For the fourth post in this month’s series, let’s revisit a familiar location in my blogs: Rothesay on the island of Bute, in the summer of 1975…
This was the last summer holiday before I went to Secondary School and my first visit to Bute. My abiding memories are of the radio: Barbados by Typically Tropical, Jive Talkin’ by the Bee Gees and Come Up and See Me by Cockney Rebel; walking our dog Lucky in the Skeoch Woods; and this sultry newspaper image of everyone’s favourite distaff Avenger:
I also bought this paperback on arrival because I had already read most of James Blish’s ST books:
The cartoon series must have been shown in 73-74, I think. I certainly remember thinking that this novelisation of the animated adventures seemed more sophisticated but, with hindsight, they were probably less economic and stylish.
This was still a period of scarcity for Marvel comics and the era of DC’s 100-page-reprint was pretty much over. The Distinguished Competition rallied by publishing a line of pulpy heroes similar to those launched by Marvel, with varying degrees of success, a few years earlier. This line included a boy caveman title, Kong, and a very loose adaptation of Beowulf. Number One issues were very rare in my experience so with slim pickings on the island, I was drawn to this book:
I still think Justice Inc. would be a great title for a publication from the Justice League stable. The eerie impersonator know as the Avenger was a chillier, less patrician version of the Man of Bronze.
In one sense, a pulp adventure hero was an unsurprising choice. Although Marvel’s colour Doc Savage series had been abortive, a b/w magazine was launched to cash in on George Pal’s film.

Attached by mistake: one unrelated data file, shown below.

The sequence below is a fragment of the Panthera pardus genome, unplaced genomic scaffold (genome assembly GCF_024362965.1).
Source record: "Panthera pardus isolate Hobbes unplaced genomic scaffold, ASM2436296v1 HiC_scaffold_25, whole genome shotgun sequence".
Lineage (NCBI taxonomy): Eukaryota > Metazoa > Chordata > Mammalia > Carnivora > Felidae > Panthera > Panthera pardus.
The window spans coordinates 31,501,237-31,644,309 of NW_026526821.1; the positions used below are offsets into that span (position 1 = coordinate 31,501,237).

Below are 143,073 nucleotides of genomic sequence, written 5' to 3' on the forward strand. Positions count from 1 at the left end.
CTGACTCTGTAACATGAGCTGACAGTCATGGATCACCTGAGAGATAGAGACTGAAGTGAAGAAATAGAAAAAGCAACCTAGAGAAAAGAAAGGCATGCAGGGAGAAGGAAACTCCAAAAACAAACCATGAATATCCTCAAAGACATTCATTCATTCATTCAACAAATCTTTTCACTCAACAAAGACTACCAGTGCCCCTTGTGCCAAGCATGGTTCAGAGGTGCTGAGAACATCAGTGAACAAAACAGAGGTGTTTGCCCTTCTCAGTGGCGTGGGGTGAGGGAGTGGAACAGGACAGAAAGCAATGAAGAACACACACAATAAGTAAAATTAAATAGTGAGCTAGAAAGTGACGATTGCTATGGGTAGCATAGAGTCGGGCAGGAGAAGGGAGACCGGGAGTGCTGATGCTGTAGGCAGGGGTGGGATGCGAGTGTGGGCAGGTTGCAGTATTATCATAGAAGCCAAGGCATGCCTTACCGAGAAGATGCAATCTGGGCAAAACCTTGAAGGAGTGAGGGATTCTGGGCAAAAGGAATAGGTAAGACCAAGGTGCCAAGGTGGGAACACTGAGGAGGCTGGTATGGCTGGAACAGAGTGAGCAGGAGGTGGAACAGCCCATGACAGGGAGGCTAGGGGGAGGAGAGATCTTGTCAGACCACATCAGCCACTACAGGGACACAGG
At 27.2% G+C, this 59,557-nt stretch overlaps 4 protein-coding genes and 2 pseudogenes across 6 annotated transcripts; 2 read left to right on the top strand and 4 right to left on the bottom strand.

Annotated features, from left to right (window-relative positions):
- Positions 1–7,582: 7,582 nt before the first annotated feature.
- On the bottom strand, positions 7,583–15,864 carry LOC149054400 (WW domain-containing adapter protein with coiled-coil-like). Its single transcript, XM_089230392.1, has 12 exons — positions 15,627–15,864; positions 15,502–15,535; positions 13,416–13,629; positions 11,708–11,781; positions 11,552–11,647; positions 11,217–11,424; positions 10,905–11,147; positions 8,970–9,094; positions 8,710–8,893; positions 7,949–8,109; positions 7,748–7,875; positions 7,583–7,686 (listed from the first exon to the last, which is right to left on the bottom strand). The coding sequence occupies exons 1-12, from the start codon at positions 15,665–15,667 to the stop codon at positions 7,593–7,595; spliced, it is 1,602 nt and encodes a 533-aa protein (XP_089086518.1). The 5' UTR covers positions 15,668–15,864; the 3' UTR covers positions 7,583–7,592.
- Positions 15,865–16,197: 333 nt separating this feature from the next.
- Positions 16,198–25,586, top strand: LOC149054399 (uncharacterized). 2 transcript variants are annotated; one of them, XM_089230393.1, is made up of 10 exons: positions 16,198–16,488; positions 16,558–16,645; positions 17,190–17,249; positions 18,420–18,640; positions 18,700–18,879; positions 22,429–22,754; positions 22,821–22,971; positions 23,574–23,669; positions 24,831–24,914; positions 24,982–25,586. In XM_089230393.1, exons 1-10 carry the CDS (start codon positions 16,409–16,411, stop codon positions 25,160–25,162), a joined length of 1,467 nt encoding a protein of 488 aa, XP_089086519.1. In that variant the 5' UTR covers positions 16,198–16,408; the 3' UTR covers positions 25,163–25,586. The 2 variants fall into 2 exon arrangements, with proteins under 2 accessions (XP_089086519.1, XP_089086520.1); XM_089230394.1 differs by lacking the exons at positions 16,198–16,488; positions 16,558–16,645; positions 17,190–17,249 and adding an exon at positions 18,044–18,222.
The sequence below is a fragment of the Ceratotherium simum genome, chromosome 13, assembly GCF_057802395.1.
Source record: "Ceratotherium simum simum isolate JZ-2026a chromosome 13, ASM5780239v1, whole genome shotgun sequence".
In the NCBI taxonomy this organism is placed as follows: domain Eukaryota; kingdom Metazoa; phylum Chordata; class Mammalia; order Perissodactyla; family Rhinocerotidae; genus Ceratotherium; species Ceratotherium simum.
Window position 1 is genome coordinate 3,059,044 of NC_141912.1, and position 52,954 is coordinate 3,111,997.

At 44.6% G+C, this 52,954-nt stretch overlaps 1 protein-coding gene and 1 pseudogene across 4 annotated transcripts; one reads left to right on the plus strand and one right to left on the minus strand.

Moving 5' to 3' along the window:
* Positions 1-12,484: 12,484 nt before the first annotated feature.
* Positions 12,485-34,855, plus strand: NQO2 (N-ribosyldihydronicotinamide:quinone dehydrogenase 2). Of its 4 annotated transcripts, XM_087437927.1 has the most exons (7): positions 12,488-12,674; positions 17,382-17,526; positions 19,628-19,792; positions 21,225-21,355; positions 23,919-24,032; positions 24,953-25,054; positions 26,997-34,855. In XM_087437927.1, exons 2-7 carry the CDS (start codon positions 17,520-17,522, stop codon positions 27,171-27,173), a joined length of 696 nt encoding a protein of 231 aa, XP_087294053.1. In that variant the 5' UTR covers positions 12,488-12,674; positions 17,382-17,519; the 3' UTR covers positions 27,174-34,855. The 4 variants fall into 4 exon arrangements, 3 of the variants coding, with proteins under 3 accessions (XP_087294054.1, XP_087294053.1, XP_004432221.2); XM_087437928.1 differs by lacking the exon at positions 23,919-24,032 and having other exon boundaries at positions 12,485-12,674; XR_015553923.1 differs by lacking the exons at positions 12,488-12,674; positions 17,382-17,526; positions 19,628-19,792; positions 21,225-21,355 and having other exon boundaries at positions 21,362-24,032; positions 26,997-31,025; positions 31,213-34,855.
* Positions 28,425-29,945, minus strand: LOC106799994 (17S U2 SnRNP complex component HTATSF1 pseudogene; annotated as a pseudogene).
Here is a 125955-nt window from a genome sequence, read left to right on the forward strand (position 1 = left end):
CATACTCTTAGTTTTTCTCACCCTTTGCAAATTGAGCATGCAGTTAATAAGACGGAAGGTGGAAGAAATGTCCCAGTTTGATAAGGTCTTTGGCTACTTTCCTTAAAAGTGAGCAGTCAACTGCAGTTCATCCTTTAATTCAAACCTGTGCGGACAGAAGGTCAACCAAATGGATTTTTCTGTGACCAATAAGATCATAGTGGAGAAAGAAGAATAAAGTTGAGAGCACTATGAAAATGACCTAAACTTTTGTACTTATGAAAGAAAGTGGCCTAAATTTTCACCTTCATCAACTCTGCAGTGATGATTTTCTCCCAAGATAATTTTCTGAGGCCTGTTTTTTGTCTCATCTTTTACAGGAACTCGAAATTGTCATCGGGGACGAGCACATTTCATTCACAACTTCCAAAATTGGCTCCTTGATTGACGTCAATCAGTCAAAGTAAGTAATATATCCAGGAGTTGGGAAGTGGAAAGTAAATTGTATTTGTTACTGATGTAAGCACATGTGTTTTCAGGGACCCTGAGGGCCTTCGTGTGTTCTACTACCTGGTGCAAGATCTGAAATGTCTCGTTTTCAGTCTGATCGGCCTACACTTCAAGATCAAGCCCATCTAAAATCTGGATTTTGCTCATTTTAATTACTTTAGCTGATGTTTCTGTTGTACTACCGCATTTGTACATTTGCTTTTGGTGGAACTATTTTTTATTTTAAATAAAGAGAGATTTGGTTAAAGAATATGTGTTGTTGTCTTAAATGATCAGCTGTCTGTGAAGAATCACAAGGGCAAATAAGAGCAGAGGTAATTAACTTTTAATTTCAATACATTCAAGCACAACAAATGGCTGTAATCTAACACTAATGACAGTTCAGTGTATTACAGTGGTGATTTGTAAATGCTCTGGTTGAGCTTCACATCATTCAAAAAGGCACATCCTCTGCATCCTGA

Also, on the paperback spinner in the ferry terminal, I had glimpsed this book, indicating the extent to which the heroes of the Thirties were keyed into the Nostalgia craze that dominated early-70s Pop culture in the US.
I read two further adventures of the Avenger in the next six or seven months. They were pencilled by Kirby, whose dynamic, urban style suited weird adventures in Art Deco New York. They were among the last work The King did for DC before returning to Marvel for Captain America, 2001 and The Eternals.
I have vivid memories of this four-month-old issue of Kamandi, with a vision of Canada overrun by giant insects.
At the showery conclusion of the holiday however, I got this comic in Port Bannatyne, I think, as we left the island:
Stalker is a collaboration between Paul Levitz, Steve Ditko and Wally Wood. It’s the grim tale of a boy’s quest for vengeance and the terrible price he is willing to pay. With a debt to Moorcock’s Elric, the demonic hero is more akin to a medieval Son of Satan than Marvel’s Conan or Kull.
No Sword and Sorcery comic book is complete without a map:
I only read one more issue-the second- as part of a grab-bag from Lewis’s in Glasgow around 1978 or 79. In those days, I found Ditko’s pencils cartoony and simplistic (!)
The third title of the Adventure wave was one I wouldn’t sample until early ’77:
Claw was a smorgasbord Sword and Sorcery title. The late Ernie Chan pencilled a Buscema Conan-clone and David Michelinie threw him into Moorcockanian cosmic adventures. I liked the early Keith Giffen pencils on this title but I would only purchase two more issues. Claw went on hiatus then returned -with a map! (My S5 boys were raving about Tolkien today- the appeal of fantasy maps is deathless.)
I only got one further issue before it succumbed to the DC Implosion, although, apart from The Warlord, it was the longest-lived of the Adventure line.
Subsequent visits to Rothesay in the last decade have never recaptured the pulpy thrills of that sweltering summer, nearly forty years ago, although the town is largely unchanged.
I will be returning to the 100-page Super-Spectaculars in the near future but some recent ebay purchases have changed the order of posts. Stay tuned!
Coming soon: The Mighty Crusaders
All images are copyright of their respective owners. (Paintings by Nicola Jones)